At the moment, the cons outweigh the pros.

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A few days ago, news emerged that four-day Tests could become mandatory from the 2023 World Test Championship with boards finding ways to squeeze in less Test cricket days in the calendar while bringing back drawn Test matches, a rather rare phenomenon now.  

There is more demand than ever for franchise tournament windows for the ICC while the Indian T20 League occupies another large chunk of the calendar. The costs involved in staging Test series is another factor that's involved in this decision.

It has evoked mixed reactions from players so far with Joe Root and Jos Buttler stating that boards should be "open-minded". Vernon Philander and Nathan Lyon have completely gone against the idea but the big call came from Virat Kohli on Saturday when he declared he wasn't a fan of four-day Tests.

"I don't think that's fair to the purest format of the game - how cricket started initially and five-day Test matches was the highest of tests you can have at the international level. According to me, it shouldn't be altered," Kohli said.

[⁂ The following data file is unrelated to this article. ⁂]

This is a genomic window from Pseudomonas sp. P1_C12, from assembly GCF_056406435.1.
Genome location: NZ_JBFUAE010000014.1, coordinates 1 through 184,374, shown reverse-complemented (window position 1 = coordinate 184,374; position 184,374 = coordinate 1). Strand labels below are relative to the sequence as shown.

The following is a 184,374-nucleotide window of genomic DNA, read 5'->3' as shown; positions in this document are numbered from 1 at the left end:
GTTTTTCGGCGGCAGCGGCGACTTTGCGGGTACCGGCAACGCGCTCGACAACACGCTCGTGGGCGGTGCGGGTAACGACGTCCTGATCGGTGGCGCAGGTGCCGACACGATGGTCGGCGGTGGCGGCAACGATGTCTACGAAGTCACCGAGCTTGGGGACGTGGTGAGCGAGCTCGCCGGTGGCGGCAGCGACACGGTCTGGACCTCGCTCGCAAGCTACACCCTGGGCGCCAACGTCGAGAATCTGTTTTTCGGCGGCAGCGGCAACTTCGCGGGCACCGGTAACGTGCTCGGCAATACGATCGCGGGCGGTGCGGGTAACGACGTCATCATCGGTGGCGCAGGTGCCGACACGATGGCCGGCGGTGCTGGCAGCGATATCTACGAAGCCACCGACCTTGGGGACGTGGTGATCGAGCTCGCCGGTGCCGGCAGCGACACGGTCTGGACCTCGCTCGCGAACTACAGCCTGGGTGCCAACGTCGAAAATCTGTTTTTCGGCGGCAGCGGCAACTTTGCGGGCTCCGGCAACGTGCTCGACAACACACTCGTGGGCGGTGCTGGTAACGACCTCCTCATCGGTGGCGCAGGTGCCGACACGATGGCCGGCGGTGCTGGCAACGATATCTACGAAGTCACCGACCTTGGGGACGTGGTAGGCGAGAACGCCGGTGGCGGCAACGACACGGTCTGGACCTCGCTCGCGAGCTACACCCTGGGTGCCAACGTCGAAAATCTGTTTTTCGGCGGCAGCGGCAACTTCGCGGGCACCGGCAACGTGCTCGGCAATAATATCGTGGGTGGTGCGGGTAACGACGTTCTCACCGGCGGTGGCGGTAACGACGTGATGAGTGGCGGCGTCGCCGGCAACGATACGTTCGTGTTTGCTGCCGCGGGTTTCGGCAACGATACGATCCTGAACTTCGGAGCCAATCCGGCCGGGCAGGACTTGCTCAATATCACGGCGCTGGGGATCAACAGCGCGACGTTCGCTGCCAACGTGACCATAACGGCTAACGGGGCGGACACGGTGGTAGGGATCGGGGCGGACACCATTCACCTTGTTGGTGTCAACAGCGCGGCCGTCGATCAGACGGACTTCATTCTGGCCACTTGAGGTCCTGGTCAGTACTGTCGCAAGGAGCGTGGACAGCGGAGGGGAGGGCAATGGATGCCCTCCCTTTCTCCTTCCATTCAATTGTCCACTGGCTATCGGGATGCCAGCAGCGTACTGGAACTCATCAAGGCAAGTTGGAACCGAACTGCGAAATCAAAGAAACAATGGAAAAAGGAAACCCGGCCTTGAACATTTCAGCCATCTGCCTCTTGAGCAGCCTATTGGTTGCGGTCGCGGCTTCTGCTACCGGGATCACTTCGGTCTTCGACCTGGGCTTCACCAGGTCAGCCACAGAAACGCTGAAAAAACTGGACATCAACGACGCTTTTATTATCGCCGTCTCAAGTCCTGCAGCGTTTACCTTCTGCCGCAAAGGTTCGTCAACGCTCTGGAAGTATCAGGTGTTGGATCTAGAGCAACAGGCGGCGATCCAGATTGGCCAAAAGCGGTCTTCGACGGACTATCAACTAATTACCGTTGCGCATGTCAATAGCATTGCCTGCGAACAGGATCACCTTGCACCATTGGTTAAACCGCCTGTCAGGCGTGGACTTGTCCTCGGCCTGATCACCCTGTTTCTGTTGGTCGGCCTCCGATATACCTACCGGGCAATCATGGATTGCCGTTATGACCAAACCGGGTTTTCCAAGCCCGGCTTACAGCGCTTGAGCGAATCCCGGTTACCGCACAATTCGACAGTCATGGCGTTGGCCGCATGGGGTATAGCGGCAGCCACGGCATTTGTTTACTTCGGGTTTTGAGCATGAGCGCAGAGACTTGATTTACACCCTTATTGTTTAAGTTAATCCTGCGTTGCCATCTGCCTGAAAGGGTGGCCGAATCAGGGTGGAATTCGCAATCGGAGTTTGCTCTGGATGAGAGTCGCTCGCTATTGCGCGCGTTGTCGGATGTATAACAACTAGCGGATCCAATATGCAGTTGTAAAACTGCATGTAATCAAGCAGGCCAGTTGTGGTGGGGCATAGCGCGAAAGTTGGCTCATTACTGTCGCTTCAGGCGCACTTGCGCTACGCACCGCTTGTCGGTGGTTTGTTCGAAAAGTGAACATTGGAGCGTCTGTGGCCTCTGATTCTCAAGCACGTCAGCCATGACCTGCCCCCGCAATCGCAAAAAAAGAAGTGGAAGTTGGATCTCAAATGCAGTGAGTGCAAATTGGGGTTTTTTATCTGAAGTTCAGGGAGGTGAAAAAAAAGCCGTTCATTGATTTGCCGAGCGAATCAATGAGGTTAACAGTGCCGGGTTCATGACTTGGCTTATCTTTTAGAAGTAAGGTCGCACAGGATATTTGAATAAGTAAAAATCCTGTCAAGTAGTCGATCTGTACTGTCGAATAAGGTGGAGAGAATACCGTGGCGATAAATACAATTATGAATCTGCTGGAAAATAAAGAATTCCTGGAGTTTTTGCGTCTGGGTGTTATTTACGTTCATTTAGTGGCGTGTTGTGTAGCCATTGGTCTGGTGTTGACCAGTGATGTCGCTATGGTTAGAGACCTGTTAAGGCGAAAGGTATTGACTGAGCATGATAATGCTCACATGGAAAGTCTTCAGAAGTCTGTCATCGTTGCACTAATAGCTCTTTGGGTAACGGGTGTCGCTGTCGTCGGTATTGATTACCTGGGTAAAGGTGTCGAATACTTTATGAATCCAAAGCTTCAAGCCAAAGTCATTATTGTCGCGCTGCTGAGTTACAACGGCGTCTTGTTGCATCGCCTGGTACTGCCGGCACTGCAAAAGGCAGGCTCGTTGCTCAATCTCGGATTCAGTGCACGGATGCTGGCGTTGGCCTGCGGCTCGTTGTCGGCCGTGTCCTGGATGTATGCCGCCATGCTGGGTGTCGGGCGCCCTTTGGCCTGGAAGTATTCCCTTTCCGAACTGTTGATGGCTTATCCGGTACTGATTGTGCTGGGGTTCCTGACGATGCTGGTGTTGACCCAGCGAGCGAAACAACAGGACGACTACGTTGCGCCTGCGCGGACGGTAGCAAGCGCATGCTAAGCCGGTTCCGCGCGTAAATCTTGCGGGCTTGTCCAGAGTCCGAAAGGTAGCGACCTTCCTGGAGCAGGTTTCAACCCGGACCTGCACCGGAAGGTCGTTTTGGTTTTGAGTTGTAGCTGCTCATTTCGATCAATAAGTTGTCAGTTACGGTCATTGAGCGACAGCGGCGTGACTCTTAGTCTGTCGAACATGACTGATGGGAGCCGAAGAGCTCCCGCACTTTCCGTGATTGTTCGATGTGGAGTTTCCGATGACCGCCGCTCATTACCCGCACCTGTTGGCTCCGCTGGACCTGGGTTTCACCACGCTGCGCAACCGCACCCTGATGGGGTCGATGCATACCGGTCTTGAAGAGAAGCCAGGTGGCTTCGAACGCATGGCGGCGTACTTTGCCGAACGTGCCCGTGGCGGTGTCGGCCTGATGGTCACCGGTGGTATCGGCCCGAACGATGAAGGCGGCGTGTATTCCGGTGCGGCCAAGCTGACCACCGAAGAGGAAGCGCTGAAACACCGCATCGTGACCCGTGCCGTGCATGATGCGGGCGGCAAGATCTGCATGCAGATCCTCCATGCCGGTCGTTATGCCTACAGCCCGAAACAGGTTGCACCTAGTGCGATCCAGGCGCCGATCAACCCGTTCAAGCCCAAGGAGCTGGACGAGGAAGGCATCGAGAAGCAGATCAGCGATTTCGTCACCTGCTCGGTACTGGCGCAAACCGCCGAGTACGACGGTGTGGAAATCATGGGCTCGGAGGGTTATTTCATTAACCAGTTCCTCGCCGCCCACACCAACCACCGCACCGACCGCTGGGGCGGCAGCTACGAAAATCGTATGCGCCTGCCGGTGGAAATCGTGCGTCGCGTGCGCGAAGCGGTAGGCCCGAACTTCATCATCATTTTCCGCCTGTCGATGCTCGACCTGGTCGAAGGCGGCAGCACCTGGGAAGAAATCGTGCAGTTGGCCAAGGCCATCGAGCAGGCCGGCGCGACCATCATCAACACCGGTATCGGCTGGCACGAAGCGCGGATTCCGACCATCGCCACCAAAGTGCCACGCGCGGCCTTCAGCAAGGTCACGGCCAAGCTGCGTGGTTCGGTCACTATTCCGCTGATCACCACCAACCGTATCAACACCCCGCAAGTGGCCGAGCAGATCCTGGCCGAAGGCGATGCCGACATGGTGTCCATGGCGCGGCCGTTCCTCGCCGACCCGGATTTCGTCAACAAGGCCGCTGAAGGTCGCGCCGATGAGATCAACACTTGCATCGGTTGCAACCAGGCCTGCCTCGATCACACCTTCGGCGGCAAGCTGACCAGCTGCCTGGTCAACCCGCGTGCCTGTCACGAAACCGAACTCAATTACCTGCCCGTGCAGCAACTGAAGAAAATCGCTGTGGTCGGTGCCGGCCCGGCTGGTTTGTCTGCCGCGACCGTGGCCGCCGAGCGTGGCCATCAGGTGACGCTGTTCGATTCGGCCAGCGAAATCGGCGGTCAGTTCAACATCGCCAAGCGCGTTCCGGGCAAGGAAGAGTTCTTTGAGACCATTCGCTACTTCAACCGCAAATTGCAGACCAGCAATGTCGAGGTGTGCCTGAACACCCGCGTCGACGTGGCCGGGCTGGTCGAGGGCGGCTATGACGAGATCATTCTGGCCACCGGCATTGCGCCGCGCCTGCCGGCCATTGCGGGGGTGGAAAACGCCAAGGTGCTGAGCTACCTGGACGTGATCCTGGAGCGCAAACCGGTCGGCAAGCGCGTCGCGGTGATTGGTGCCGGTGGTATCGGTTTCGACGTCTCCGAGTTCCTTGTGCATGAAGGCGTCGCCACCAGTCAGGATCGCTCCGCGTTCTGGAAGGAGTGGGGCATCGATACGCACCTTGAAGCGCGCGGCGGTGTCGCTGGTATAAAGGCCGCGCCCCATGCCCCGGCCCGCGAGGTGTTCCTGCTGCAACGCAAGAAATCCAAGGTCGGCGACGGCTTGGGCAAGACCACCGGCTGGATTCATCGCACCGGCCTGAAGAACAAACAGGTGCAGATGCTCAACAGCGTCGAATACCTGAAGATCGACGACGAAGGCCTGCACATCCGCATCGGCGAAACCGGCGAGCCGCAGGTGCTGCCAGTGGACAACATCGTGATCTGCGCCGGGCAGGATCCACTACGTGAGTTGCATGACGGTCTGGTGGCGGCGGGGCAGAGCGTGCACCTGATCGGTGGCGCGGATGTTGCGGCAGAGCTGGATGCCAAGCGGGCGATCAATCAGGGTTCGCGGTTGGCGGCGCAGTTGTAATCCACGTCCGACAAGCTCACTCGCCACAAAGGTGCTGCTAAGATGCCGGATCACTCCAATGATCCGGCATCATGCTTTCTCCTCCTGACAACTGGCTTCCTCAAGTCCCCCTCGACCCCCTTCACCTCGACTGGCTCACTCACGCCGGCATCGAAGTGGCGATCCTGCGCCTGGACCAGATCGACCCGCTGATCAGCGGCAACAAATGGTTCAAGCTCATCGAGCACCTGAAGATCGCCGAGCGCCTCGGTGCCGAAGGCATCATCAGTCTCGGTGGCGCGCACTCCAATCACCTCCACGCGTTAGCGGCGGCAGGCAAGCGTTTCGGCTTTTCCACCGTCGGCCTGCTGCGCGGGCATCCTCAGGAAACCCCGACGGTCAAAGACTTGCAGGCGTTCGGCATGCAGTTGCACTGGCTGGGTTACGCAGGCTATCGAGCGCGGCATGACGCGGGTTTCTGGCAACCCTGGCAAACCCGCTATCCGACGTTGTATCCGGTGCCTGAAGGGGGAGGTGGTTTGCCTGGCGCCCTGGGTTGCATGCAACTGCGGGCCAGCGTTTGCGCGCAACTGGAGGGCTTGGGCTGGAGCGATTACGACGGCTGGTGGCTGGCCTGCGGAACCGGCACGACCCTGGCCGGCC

Now, Kohli's opinion is more important than the rest because BCCI is likely to be in sync with the same and the board contributes to a lot of ICC's revenue. As such going against BCCI would be a hard, arduous task for ICC if they plan to implement four-day Tests as a mandate starting 2023.

The pro

The obvious pro for four-day Tests is money. Yes, there's an additional loss of a day but it only frees up the calendar for more limited-overs games where boards make most of their money. The second boon is bringing drawn Tests back into the equation. Draws without poor weather is rare these days and with Tests cut by a day, there could be more exciting results with a third result - other than a win and a loss - coming into play.

The cons

The cons, though, outweigh the pros. The over-rates are pretty poor in Test cricket of late and unless that is addressed on a more stringent basis, we may not actually get enough overs in there to force a result within four days, thereby making Test cricket boring again.

Even with the penalty imposed on teams for over-rates in the World Test Championship, there is unlikely to be an improvement in over-rates seeing how it goes now. 100 overs a day in a Test match seems nigh impossible at the moment.

The weather could be a big deciding factor if we do go to four-day Tests as one washed out day means we have just three remaining days to force a result. Even intermittent showers could threaten the possibility of a result and bring draws into the picture in matches where results are quite plausible.

With two big decisive factors going against four-day Tests, the idea seems largely off target and going down that path is only likely to create more questions regarding the existence of Test cricket.

Feature image courtesy: AFP / Noah Seelam